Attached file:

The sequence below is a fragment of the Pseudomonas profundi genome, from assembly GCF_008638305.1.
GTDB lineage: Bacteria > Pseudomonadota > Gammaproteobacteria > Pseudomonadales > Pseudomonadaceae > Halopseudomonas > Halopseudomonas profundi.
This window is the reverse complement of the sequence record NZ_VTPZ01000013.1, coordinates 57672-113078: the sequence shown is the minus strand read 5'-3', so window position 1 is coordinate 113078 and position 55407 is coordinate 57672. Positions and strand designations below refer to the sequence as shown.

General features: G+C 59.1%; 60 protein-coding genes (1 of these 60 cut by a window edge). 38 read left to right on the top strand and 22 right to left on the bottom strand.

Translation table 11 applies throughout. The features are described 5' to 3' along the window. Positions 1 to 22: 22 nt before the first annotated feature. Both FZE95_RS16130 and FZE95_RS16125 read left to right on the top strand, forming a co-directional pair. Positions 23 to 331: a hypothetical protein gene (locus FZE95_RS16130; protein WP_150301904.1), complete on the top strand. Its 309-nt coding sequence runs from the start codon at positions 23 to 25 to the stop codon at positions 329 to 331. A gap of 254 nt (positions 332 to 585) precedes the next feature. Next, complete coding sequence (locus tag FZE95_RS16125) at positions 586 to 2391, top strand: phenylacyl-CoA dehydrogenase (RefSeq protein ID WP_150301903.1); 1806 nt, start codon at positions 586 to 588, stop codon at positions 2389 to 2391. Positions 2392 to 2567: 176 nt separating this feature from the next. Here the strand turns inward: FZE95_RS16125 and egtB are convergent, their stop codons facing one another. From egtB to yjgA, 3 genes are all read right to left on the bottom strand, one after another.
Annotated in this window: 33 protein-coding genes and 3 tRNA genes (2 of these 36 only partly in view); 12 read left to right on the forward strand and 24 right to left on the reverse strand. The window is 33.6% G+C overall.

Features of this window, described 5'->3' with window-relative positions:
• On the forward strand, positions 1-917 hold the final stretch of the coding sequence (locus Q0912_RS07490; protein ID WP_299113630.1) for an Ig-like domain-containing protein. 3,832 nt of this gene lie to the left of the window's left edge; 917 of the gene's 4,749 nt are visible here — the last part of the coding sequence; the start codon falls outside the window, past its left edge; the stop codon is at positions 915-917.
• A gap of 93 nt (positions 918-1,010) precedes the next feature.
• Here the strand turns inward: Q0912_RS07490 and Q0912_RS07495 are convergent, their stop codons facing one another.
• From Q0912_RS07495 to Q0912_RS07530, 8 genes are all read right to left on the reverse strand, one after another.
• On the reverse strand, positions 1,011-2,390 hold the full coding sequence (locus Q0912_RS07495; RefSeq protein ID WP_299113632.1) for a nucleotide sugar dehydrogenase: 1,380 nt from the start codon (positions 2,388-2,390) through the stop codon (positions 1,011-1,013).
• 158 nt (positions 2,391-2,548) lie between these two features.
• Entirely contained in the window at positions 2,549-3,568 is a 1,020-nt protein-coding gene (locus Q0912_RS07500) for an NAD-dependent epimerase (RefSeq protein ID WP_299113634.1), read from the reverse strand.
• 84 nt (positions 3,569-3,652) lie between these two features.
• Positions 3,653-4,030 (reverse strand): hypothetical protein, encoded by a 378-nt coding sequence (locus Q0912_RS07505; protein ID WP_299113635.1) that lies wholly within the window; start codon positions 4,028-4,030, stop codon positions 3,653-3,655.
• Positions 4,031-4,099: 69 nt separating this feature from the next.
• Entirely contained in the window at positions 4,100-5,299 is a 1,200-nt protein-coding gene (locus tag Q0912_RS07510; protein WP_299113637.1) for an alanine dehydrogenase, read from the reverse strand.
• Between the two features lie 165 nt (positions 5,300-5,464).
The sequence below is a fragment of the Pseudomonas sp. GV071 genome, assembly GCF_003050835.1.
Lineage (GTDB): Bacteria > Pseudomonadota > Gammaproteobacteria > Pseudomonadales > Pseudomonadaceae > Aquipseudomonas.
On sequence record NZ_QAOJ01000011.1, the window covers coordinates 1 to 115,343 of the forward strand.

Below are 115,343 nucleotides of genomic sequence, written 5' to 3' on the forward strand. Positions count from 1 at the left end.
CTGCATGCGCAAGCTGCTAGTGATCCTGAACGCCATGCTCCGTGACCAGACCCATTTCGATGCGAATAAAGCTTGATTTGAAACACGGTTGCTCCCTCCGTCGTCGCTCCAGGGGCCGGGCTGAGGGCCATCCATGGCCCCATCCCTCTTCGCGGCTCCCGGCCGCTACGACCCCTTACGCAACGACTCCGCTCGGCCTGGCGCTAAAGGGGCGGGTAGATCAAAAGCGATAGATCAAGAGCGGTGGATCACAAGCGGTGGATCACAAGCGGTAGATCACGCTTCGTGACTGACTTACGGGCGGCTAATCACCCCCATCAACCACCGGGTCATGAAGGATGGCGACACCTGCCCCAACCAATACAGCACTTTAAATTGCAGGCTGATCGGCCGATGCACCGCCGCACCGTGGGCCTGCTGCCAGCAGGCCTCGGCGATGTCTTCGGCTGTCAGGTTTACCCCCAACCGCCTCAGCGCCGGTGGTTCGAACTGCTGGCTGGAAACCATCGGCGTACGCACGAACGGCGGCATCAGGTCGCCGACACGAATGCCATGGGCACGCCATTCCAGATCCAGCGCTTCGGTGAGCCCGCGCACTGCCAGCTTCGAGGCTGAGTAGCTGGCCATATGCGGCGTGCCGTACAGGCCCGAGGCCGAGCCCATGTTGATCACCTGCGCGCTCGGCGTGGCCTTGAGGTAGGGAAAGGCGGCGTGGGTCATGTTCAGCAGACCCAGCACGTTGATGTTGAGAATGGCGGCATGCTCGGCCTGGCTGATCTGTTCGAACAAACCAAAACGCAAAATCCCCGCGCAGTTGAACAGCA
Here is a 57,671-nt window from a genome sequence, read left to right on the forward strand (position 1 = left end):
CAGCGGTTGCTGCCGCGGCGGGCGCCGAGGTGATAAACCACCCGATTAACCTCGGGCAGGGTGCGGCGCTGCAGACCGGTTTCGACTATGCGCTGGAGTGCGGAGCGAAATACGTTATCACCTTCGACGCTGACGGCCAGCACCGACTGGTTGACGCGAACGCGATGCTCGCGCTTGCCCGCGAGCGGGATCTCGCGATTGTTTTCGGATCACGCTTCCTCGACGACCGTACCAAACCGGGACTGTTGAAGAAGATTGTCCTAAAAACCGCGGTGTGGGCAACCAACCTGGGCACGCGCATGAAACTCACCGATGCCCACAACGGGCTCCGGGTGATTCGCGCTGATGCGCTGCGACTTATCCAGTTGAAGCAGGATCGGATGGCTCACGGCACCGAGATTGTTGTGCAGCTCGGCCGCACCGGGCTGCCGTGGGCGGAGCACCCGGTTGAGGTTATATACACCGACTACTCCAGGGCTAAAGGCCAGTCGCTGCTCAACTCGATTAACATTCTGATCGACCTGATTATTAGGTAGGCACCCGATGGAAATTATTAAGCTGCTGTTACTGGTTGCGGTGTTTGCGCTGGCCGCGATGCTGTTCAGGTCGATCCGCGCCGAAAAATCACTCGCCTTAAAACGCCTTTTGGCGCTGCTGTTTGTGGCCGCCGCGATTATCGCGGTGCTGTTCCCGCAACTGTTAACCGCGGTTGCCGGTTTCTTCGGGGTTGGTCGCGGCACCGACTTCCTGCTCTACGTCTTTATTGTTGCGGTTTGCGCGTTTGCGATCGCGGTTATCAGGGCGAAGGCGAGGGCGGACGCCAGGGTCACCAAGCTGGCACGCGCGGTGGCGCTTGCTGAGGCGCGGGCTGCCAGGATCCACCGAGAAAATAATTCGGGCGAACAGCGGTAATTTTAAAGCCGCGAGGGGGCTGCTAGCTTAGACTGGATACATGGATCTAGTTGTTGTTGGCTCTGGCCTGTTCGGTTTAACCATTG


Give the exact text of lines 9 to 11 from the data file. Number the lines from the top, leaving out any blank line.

• A gap of 93 nt (positions 918-1,010) precedes the next feature.
• Here the strand turns inward: Q0912_RS07490 and Q0912_RS07495 are convergent, their stop codons facing one another.
• From Q0912_RS07495 to Q0912_RS07530, 8 genes are all read right to left on the reverse strand, one after another.